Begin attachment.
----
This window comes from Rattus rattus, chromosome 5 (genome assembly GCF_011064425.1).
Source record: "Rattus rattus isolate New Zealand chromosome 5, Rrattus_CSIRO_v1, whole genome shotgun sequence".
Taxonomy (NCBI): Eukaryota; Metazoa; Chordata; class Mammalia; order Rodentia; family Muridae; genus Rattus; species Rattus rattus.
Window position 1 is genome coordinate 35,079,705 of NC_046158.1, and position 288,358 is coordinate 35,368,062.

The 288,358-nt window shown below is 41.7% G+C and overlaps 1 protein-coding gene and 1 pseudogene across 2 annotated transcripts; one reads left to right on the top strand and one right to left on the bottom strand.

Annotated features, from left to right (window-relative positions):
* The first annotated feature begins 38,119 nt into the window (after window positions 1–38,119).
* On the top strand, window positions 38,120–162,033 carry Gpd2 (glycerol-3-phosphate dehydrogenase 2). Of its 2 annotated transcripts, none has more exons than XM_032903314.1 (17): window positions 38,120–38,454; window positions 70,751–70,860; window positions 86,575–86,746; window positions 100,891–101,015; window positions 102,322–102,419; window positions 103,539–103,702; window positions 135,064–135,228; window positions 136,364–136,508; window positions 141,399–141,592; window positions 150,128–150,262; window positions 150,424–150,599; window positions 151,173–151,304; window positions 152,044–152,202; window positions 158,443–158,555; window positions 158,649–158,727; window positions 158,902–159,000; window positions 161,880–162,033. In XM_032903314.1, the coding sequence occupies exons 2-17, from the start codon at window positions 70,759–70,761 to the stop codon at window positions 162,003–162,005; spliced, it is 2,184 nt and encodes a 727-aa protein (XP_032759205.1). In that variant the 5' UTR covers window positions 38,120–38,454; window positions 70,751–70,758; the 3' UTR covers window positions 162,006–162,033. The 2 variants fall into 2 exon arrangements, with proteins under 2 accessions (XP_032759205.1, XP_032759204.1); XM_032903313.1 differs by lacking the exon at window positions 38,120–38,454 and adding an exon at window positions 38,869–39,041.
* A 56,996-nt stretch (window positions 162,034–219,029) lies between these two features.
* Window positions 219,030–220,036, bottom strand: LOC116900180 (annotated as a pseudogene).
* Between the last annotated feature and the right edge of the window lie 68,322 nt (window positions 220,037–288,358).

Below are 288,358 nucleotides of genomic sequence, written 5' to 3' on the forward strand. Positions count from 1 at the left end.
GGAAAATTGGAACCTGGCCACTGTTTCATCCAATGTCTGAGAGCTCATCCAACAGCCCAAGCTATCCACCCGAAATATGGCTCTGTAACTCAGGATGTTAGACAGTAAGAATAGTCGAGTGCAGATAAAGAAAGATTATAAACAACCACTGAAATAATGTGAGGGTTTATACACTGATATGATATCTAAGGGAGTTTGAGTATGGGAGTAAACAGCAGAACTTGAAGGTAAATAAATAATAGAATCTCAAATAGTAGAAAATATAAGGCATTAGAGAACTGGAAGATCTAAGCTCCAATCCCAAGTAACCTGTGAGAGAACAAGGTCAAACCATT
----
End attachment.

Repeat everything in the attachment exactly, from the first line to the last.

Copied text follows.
This window comes from Rattus rattus, chromosome 5 (genome assembly GCF_011064425.1).
Source record: "Rattus rattus isolate New Zealand chromosome 5, Rrattus_CSIRO_v1, whole genome shotgun sequence".
Taxonomy (NCBI): Eukaryota; Metazoa; Chordata; class Mammalia; order Rodentia; family Muridae; genus Rattus; species Rattus rattus.
Window position 1 is genome coordinate 35,079,705 of NC_046158.1, and position 288,358 is coordinate 35,368,062.

The 288,358-nt window shown below is 41.7% G+C and overlaps 1 protein-coding gene and 1 pseudogene across 2 annotated transcripts; one reads left to right on the top strand and one right to left on the bottom strand.

Annotated features, from left to right (window-relative positions):
* The first annotated feature begins 38,119 nt into the window (after window positions 1–38,119).
* On the top strand, window positions 38,120–162,033 carry Gpd2 (glycerol-3-phosphate dehydrogenase 2). Of its 2 annotated transcripts, none has more exons than XM_032903314.1 (17): window positions 38,120–38,454; window positions 70,751–70,860; window positions 86,575–86,746; window positions 100,891–101,015; window positions 102,322–102,419; window positions 103,539–103,702; window positions 135,064–135,228; window positions 136,364–136,508; window positions 141,399–141,592; window positions 150,128–150,262; window positions 150,424–150,599; window positions 151,173–151,304; window positions 152,044–152,202; window positions 158,443–158,555; window positions 158,649–158,727; window positions 158,902–159,000; window positions 161,880–162,033. In XM_032903314.1, the coding sequence occupies exons 2-17, from the start codon at window positions 70,759–70,761 to the stop codon at window positions 162,003–162,005; spliced, it is 2,184 nt and encodes a 727-aa protein (XP_032759205.1). In that variant the 5' UTR covers window positions 38,120–38,454; window positions 70,751–70,758; the 3' UTR covers window positions 162,006–162,033. The 2 variants fall into 2 exon arrangements, with proteins under 2 accessions (XP_032759205.1, XP_032759204.1); XM_032903313.1 differs by lacking the exon at window positions 38,120–38,454 and adding an exon at window positions 38,869–39,041.
* A 56,996-nt stretch (window positions 162,034–219,029) lies between these two features.
* Window positions 219,030–220,036, bottom strand: LOC116900180 (annotated as a pseudogene).
* Between the last annotated feature and the right edge of the window lie 68,322 nt (window positions 220,037–288,358).

Below are 288,358 nucleotides of genomic sequence, written 5' to 3' on the forward strand. Positions count from 1 at the left end.
GGAAAATTGGAACCTGGCCACTGTTTCATCCAATGTCTGAGAGCTCATCCAACAGCCCAAGCTATCCACCCGAAATATGGCTCTGTAACTCAGGATGTTAGACAGTAAGAATAGTCGAGTGCAGATAAAGAAAGATTATAAACAACCACTGAAATAATGTGAGGGTTTATACACTGATATGATATCTAAGGGAGTTTGAGTATGGGAGTAAACAGCAGAACTTGAAGGTAAATAAATAATAGAATCTCAAATAGTAGAAAATATAAGGCATTAGAGAACTGGAAGATCTAAGCTCCAATCCCAAGTAACCTGTGAGAGAACAAGGTCAAACCATT